Dão whites will often be blends that include Malvasia Fina and Bical, a wickedly good combination when done well! We drank a special one over lunch – the Casa de Santar Branco Reserva, which went incredibly well with the cabrito assado (roasted goat) that Pete and his brother ordered and was a good match for Megan’s vegetable stew and my octopus salad. Then again, you could have thrown in an entire cow…raw…and garnish in foie gras…and I’d still love this wine!
Blends may be the region’s bread-and-butter white wine, but the Dão is perhaps best known for the Encruzado grape. Encruzado may be renowned for its crisp citrus flavors and aromas and refreshing acidity, but in my view, the best examples stand out for their distinct mineral characteristics and delicate floral character; and might even be slightly oily or resinous on the palate. Pick up a bottle of Quinta da Cabriz Encruzado for a well-priced, everyday drinking example of this grape variety; and get your hands on Quinta dos Roques Encruzado for an absolute treat.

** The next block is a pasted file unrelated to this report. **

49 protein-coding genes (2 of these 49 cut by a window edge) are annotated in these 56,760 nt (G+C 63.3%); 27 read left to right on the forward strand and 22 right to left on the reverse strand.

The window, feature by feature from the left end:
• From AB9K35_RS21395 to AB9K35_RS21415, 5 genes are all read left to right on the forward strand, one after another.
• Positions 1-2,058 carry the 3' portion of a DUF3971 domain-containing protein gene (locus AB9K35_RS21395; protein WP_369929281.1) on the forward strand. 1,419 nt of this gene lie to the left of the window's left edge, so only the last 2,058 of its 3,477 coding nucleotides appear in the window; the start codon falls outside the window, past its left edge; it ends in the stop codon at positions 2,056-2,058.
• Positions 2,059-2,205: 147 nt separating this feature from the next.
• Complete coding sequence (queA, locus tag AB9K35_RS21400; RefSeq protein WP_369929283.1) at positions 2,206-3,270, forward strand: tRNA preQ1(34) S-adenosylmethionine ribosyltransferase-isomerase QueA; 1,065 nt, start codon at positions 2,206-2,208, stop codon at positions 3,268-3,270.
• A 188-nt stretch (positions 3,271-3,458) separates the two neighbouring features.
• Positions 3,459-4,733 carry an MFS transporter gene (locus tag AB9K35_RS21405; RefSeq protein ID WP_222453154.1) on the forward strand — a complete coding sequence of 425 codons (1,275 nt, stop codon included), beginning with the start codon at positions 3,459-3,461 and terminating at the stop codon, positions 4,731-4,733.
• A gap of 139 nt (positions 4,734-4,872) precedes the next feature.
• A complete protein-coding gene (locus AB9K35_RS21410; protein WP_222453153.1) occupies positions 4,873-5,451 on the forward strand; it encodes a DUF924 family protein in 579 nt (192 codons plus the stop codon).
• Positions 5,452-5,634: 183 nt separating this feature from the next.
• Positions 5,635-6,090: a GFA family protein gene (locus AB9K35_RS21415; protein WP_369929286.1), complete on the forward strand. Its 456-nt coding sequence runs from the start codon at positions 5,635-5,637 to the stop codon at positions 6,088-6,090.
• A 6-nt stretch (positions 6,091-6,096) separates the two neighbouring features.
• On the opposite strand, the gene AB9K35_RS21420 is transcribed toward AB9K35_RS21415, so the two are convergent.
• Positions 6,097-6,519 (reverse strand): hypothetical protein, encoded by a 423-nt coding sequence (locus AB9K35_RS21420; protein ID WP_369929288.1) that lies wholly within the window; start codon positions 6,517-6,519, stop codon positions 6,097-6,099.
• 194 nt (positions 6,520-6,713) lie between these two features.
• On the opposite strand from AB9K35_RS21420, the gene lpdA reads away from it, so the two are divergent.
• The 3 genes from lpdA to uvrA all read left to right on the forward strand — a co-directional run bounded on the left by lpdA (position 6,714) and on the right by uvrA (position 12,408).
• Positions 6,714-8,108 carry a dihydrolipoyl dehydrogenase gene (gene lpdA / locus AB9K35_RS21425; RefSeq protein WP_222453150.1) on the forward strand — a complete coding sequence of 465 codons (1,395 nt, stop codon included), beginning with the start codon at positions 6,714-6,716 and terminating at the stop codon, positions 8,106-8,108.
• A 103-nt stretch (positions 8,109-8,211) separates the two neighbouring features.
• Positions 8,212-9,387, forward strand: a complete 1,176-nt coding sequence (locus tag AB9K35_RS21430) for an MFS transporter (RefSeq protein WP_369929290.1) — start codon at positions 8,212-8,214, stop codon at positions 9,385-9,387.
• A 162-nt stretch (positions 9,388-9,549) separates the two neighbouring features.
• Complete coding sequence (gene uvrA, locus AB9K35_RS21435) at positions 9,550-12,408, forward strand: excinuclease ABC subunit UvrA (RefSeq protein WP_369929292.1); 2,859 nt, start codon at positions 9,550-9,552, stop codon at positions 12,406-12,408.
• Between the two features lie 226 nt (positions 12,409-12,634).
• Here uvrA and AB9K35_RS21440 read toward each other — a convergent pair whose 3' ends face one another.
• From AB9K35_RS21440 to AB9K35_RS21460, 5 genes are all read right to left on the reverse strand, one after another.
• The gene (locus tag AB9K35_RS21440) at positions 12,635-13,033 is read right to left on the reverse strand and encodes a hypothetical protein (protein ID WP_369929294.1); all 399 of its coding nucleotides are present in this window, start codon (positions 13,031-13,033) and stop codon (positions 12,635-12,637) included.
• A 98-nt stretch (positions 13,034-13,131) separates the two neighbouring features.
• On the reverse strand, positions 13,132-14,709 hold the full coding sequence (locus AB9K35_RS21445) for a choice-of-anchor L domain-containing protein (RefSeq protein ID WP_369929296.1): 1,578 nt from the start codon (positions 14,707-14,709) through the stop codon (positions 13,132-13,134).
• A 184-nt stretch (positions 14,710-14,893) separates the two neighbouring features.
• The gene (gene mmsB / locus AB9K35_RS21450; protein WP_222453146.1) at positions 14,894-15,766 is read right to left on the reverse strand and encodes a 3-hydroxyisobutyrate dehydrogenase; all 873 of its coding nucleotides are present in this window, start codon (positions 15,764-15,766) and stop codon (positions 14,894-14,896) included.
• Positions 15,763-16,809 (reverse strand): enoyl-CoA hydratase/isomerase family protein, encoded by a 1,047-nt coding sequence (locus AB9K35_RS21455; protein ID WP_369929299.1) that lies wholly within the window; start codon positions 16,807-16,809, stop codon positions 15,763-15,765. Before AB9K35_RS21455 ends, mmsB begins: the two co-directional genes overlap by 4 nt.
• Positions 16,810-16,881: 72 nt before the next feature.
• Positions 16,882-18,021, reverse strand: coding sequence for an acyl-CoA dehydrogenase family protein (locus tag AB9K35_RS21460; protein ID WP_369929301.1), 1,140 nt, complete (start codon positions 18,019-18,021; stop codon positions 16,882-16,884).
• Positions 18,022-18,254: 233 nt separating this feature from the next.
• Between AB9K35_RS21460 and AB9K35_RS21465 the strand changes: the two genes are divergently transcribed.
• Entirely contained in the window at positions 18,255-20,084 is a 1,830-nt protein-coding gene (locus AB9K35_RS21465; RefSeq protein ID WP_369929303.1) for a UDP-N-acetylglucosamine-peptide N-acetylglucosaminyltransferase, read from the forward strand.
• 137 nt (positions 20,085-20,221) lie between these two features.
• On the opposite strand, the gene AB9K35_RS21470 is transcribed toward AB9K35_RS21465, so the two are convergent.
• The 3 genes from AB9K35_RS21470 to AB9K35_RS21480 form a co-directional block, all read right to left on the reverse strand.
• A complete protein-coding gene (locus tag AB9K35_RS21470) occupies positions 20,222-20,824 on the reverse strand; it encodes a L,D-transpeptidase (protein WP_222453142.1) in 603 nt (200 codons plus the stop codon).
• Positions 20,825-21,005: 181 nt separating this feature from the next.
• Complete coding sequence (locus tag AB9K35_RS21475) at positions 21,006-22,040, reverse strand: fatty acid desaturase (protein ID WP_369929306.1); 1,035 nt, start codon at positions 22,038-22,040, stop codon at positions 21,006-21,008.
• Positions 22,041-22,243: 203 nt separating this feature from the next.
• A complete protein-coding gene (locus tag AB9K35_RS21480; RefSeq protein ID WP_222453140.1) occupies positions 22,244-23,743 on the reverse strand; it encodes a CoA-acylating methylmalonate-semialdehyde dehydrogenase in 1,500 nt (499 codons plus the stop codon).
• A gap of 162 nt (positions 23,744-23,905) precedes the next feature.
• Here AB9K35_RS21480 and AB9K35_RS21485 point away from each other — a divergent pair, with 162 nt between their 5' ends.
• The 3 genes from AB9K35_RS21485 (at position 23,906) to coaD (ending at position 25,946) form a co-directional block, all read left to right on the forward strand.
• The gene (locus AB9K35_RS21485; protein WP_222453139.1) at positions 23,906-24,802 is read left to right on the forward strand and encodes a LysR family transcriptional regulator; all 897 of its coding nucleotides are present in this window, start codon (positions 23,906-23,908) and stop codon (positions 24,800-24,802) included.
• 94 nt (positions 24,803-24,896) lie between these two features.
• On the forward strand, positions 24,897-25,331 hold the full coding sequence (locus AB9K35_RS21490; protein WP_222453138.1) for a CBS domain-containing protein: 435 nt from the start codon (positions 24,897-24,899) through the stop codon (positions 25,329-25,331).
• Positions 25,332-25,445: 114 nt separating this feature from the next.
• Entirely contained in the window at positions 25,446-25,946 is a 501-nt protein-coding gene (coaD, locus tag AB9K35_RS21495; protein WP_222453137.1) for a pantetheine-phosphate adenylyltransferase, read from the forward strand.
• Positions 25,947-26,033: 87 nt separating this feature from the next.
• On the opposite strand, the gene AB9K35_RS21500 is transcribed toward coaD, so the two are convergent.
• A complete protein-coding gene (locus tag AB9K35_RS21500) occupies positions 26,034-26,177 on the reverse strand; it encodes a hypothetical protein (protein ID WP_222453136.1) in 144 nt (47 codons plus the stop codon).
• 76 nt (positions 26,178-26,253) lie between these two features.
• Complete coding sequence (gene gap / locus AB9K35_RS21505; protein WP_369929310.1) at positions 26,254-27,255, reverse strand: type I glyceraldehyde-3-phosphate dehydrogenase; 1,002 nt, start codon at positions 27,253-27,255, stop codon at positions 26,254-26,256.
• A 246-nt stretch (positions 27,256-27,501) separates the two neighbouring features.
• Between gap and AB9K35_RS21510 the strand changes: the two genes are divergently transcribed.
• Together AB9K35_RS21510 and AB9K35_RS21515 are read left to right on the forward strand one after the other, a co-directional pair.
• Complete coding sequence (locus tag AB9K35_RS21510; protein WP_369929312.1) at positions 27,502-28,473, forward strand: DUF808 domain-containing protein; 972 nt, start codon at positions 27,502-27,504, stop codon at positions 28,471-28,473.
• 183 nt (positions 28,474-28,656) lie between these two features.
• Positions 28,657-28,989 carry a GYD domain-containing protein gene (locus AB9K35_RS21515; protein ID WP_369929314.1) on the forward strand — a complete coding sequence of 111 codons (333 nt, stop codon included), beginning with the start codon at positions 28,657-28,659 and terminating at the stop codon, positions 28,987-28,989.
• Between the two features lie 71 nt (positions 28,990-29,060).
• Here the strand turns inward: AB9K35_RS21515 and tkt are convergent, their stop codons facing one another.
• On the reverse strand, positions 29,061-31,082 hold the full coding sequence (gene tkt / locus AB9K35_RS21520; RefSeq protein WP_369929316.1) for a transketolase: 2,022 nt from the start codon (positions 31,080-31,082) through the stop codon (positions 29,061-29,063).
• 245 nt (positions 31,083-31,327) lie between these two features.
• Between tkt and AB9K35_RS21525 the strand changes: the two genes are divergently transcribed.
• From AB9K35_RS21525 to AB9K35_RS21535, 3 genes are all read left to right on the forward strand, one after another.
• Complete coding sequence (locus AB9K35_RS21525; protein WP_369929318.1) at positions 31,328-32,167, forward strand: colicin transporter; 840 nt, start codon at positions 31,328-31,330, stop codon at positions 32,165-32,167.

Make Room in Your Cellar
It is said that Dão wines can have outstanding aging potential. With their strong tannic backbone and healthy doses of acidity, the region’s reds make some excellent candidates for cellaring. Similarly, the acidity profile that characterizes many of the whites can make very age-worthy wines. Jancis Robinson attests that producers in the Dão are making wine with “no lack of aging potential and interest.” And we’re not just talking red.
I mentioned that I’m still hoarding some 2011 Quinta das Marias Encruzado from our wedding day, and I’m doing my best to keep these bottles stashed away in our cellar. The wine is drinking beautifully now, but I absolutely feel confident that it’ll continue to develop in bottle. In fact, I was recently thrilled to be at a tasting and learn that their white wines from the late 1990s are in excellent drinking condition.